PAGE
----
Of Track Bias, Bouncing and Betting

June 17, 2016

To B or Not to B

Two of the biggest mistakes handicappers make are properly identifying a “track bias” and understanding the whole “bounce” theory and what it is and actually means. Understanding these aspects of “betting” will improve your game significantly. Hopefully this article will help.

The key word there was betting and I point that out for a reason. If bettors who have live skin in the game make mistakes, and have difficulties truly understanding and dissecting these two vital aspects of the game, can you imagine how the casual fan, and even most bloggers, especially those who don’t bet seriously, totally make conundrums out of them.

People read these “blogs” and social media comments, and take it like many take the news, as if it’s fact. Often it isn’t and one of the many issues our game faces is trying to bring new and young blood into the sport. Unfortunately, they have to properly identify their customers before they do that, and give them what they want. Social media has created a platform in which anyone can declare themselves an expert, or write in a manner that suggests it, at times even if that is not their intention, and people will believe it the same way they automatically believe the news, because someone on the television said it, or some reporter or journalist wrote it. The industry, and even the few outside publications that still cover it, are beginning to promote this, and that can be problematic and have the reverse effect in the long run.

Sticking to our game, “The Sport of Kings” , it’s difficult to have legitimate meaningful opinions on certain aspects of horse racing unless you actually bet and have skin in the game. It’s the only way you can learn it. It’s not taught in schools, and you can’t learn it from any book. It’s hands on. The industry misses that and promotes people they think will bring the new desired young blood into the sport, and it may to a small degree, but often at what expense. They are providing information that makes a game that is already difficult to beat even more difficult.

Make no mistake horse racing is a skill game, just like poker, and only about 10% of the people who play it regularly beat it. There are many reasons for that. Talent, money management, handicapping prowess, ticket structure, lack of discipline and many others, unfortunately one of which is the self or industry promotion of experts who aren’t. The two examples I’ll use are “track bias” and “bounce”, but we’ll get back to that. First I want to get opinion and subjectivity out of the way.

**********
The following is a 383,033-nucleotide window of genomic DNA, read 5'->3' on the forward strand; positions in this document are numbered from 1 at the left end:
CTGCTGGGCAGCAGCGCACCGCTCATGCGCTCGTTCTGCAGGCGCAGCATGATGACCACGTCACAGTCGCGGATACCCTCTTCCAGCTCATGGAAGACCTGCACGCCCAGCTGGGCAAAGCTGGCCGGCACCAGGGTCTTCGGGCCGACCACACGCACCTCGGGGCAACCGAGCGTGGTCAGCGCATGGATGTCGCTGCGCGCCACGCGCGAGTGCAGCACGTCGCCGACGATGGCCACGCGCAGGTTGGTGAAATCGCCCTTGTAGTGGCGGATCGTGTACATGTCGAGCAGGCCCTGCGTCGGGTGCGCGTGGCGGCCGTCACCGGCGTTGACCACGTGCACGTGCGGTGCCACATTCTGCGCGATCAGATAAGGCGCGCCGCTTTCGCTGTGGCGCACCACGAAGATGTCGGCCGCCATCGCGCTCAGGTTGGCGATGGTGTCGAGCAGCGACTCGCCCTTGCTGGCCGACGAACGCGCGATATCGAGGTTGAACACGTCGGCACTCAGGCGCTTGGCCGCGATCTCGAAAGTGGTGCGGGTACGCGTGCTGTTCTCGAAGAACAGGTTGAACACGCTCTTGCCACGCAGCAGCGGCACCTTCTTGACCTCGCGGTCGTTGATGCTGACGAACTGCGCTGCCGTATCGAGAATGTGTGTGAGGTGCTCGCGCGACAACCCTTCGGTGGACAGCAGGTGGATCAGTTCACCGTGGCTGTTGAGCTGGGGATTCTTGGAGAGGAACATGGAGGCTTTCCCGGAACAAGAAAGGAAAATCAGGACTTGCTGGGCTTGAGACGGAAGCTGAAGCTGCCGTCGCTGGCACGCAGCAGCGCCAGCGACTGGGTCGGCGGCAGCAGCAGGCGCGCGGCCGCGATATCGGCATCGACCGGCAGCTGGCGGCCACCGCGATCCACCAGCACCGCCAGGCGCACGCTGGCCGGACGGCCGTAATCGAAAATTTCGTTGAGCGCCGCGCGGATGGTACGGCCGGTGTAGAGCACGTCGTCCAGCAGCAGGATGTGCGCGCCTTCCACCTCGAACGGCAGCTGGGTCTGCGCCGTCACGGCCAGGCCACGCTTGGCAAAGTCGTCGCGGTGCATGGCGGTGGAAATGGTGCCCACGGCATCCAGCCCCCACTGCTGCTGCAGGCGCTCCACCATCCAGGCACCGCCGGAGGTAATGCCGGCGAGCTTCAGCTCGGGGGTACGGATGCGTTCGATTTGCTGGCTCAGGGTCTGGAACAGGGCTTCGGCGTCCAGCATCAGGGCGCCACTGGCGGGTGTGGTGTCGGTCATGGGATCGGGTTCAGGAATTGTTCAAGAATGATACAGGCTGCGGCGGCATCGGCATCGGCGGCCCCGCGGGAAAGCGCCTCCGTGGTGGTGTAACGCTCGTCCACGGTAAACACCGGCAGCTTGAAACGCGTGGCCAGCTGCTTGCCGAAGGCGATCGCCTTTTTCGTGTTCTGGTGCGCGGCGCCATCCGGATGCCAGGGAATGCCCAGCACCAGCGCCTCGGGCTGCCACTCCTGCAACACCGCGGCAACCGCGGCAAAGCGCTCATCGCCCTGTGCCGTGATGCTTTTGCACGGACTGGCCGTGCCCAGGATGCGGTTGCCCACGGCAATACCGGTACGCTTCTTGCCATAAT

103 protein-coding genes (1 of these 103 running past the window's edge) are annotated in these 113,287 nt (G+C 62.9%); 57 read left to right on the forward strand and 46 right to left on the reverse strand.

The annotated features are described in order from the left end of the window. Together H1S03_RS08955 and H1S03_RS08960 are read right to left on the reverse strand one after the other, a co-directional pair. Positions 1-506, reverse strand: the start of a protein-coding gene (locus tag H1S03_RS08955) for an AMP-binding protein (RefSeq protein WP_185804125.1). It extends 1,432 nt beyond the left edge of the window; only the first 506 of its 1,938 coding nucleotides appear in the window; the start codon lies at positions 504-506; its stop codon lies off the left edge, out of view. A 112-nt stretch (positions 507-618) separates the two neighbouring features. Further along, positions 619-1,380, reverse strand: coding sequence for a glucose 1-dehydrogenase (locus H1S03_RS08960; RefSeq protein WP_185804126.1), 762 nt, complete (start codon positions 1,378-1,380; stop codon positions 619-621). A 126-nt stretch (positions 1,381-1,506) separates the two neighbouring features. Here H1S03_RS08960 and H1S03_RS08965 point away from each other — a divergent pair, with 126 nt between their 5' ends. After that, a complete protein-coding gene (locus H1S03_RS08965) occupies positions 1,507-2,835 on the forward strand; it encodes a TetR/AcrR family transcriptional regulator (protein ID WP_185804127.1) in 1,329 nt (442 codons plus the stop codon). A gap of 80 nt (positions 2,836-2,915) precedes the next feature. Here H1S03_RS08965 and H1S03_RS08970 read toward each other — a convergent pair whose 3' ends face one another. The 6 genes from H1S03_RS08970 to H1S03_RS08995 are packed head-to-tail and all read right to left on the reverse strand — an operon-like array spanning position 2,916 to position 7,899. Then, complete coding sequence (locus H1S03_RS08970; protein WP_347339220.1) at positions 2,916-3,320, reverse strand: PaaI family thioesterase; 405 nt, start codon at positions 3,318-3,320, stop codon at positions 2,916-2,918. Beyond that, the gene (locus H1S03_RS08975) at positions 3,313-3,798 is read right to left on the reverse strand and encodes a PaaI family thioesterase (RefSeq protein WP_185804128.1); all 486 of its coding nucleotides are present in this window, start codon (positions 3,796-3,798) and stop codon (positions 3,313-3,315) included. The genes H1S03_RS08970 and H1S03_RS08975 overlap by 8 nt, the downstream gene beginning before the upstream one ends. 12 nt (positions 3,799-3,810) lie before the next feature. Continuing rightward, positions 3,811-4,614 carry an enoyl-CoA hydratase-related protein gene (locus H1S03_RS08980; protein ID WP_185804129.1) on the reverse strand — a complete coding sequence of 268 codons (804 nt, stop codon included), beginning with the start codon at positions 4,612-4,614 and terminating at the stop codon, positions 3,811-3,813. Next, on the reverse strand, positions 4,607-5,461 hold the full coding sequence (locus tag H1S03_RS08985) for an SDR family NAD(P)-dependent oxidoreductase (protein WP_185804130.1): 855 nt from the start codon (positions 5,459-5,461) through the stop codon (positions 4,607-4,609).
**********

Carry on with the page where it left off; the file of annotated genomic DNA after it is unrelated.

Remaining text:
So much of our game is subjective. The stewards prove that daily with inconsistent decisions. I am all for respecting others opinions, but that doesn’t mean they can’t be wrong. I also think some things we accept as opinion actually aren’t and the subjectivity invoked by them is just an argument based on lack of knowledge and true understanding. As they say, let the buyer or in this case reader or listener beware. You can argue with me all day a Volkswagon is faster than a Ferrari. You are certainly entitled to that opinion and some will say it can even be subjective. I don’t. The Ferrari is faster, plain and simple and if you make great points about the Volkswagon, they won’t help it win the race. You are just wrong. If you think the comparison is extreme, I say that is good, we are on the same page at least for now.

I think the misconceptions the experts talk about “track bias” and the “bounce” are just as extreme and just as wrong. Further if the Ferrari breaks down, and the Volkswagon wins, you were still wrong, the Ferrari is faster and a broken clock is right twice a day, but still broken.

As soon as a few horses go wire to wire you’ll hear and see the comments start. Speed bias they will say. The track is favoring speed. Bet the speed. It’s almost always premature, and even more importantly, based on an improper evaluation. For example, let’s say the first five races are won wire to wire, and in two or three of those races, the second place finisher was second all the way around. Obviously, there is a clear speed bias here right? Well there must be as 90% of the bloggers will tell you there is and point out the above example results, and the self-proclaimed experts will be all over it on social media, and even the experts prematurely promoted by the industry will jump all over it to clearly demonstrate their knowledge and expertise. You have all seen it before, it will be all over the place. So are they right? Don’t they have to be, all those great minds? No. They don’t and might not be. They might be just like the broken clock arguing about the Volkswagon and Ferrari, but nobody knows that yet. Those results isolated by themselves don’t tell us what many would have you believe they do.